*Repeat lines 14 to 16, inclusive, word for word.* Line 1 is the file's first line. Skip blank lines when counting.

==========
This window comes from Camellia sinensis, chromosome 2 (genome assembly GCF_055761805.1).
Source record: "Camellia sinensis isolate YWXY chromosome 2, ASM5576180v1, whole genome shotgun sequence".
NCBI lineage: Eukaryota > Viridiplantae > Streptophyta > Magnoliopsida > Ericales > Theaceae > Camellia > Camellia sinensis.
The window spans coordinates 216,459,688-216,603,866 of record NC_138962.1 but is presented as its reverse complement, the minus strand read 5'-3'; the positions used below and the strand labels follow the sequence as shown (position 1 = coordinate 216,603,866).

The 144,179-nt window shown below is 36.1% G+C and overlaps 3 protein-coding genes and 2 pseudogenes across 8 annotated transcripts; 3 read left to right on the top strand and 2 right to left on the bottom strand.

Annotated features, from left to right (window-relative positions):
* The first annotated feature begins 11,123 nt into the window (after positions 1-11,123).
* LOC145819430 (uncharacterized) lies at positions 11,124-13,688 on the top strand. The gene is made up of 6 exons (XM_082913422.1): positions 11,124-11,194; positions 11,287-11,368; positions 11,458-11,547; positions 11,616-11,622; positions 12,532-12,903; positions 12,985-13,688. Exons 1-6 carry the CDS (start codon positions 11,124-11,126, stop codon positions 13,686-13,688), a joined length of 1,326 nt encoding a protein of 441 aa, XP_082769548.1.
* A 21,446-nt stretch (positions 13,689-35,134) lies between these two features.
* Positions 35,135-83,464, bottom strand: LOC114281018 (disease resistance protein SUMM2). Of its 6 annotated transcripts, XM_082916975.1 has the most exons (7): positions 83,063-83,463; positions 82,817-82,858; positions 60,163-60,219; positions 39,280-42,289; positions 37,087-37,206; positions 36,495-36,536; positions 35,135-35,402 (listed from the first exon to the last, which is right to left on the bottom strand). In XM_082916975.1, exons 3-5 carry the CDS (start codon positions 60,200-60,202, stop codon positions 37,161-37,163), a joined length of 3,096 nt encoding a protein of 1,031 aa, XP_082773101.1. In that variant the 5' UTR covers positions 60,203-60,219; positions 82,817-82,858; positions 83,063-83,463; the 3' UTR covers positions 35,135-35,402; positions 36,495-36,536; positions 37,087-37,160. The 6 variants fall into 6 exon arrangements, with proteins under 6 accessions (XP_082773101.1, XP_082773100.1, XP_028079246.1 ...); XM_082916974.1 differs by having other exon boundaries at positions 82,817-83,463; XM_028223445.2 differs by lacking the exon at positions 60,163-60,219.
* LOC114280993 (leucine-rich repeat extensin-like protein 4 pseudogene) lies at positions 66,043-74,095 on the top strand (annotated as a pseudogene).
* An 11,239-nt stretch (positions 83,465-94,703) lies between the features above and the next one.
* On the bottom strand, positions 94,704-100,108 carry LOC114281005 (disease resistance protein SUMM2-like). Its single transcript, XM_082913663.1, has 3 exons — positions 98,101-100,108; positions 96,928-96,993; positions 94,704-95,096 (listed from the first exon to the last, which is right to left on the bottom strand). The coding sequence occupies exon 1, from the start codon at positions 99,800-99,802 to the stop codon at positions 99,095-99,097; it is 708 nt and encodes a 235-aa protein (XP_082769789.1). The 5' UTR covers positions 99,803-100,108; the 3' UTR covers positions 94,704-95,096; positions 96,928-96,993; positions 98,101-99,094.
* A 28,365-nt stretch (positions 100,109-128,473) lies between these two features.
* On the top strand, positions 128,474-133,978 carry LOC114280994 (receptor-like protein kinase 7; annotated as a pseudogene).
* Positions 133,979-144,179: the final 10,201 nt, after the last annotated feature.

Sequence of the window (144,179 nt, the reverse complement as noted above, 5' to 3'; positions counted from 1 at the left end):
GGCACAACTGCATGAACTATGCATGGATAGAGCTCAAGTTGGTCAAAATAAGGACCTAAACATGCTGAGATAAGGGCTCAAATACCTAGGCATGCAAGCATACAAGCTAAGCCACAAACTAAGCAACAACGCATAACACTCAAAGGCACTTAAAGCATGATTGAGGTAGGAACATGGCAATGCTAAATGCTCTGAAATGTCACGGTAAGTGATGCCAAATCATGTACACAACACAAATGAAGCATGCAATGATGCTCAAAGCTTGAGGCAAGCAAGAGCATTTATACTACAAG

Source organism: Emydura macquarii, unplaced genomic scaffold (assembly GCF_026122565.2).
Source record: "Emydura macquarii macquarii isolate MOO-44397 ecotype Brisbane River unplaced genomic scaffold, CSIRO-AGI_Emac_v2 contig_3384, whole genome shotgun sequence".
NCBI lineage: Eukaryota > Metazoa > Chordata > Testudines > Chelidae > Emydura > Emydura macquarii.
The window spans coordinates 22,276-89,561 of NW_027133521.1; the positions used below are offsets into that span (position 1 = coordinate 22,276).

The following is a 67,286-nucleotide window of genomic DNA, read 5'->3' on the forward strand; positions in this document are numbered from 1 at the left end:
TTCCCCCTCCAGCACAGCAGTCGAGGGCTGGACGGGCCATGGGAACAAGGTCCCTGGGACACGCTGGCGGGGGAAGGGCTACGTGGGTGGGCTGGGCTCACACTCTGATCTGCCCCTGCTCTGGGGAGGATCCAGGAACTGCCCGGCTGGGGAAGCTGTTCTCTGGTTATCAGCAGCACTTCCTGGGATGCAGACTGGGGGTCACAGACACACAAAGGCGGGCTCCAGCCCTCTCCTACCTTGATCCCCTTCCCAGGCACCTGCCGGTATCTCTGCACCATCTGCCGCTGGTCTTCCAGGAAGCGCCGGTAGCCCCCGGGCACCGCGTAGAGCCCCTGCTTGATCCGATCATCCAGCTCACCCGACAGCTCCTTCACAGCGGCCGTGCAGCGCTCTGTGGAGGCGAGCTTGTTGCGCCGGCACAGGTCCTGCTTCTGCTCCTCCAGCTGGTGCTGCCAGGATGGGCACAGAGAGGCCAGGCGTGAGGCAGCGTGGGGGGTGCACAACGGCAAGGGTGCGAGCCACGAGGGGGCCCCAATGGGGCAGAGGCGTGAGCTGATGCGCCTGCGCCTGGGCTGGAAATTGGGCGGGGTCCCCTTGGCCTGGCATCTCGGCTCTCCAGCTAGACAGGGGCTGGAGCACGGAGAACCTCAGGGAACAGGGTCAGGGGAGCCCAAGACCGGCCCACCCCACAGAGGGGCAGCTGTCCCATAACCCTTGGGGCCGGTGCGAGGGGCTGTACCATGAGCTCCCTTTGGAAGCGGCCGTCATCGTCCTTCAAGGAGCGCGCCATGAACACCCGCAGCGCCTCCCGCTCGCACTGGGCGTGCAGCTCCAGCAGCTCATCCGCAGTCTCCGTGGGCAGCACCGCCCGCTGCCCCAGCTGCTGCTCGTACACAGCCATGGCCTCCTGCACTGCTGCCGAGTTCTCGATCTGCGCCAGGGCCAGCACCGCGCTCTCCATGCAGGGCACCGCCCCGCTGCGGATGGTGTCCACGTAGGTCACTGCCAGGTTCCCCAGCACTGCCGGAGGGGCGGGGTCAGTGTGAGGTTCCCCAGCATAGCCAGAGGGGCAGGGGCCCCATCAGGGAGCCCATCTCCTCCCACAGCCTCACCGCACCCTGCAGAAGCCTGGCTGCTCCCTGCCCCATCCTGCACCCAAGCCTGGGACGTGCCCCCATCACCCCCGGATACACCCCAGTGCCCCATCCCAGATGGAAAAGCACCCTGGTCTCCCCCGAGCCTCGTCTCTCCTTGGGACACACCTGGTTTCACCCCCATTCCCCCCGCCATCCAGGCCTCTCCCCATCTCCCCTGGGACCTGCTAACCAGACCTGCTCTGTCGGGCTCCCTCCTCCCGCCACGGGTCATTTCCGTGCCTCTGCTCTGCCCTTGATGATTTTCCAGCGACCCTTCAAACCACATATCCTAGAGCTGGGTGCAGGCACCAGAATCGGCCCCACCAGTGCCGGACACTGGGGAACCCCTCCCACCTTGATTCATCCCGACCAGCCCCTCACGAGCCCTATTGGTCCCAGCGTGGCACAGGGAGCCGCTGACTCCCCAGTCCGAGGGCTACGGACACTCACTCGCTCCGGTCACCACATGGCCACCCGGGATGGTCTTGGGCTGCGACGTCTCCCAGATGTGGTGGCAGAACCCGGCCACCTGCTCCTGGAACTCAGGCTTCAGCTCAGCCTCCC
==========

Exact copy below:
* A 28,365-nt stretch (positions 100,109-128,473) lies between these two features.
* On the top strand, positions 128,474-133,978 carry LOC114280994 (receptor-like protein kinase 7; annotated as a pseudogene).
* Positions 133,979-144,179: the final 10,201 nt, after the last annotated feature.